Some early consoles like the NES and the Sega Master had a horizontal screen resolution of 256.
That sounds good for an 8-bit machine, until you consider that a sprite sometimes needs a slightly negative position in order to be partly off the left side of the screen. (Consider e.g. the bad guys in Super Mario Bros, who move onto the screen from the right, and if you and they miss each other, end up moving off the screen to the left.) The upshot is that you need to track an extra bit for sprite positions. Not a huge problem, but it's got to be annoying being so close to being able to track positions in one byte, and just missing the mark.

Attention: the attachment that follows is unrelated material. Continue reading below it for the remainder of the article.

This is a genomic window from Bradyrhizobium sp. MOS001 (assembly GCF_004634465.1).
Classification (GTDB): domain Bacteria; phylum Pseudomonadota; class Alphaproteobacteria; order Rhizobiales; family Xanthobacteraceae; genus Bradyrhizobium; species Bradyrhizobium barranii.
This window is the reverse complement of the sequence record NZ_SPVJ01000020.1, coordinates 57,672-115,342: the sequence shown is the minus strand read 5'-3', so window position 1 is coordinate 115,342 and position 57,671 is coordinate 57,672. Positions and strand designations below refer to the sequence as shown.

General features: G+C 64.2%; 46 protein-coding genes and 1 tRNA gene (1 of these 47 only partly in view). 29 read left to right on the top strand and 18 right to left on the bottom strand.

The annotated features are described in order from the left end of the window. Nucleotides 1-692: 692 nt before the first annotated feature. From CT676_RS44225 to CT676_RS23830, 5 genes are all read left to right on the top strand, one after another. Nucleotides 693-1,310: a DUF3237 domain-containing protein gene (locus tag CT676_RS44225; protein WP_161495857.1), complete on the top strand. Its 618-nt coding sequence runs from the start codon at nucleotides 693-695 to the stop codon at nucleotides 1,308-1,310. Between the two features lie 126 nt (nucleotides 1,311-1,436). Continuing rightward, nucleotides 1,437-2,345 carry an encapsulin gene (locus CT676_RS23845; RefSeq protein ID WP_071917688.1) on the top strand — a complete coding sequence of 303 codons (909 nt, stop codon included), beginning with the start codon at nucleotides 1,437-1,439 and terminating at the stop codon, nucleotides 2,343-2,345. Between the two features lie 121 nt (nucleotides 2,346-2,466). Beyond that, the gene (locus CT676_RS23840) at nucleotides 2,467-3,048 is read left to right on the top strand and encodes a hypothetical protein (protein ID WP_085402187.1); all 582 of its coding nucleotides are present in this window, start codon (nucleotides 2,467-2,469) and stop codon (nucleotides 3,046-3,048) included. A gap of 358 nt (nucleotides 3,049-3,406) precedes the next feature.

It would seem that by reducing the resolution to 248, you could represent positions in one byte, without making any discernible change in the quality of the display. Why didn't they do this?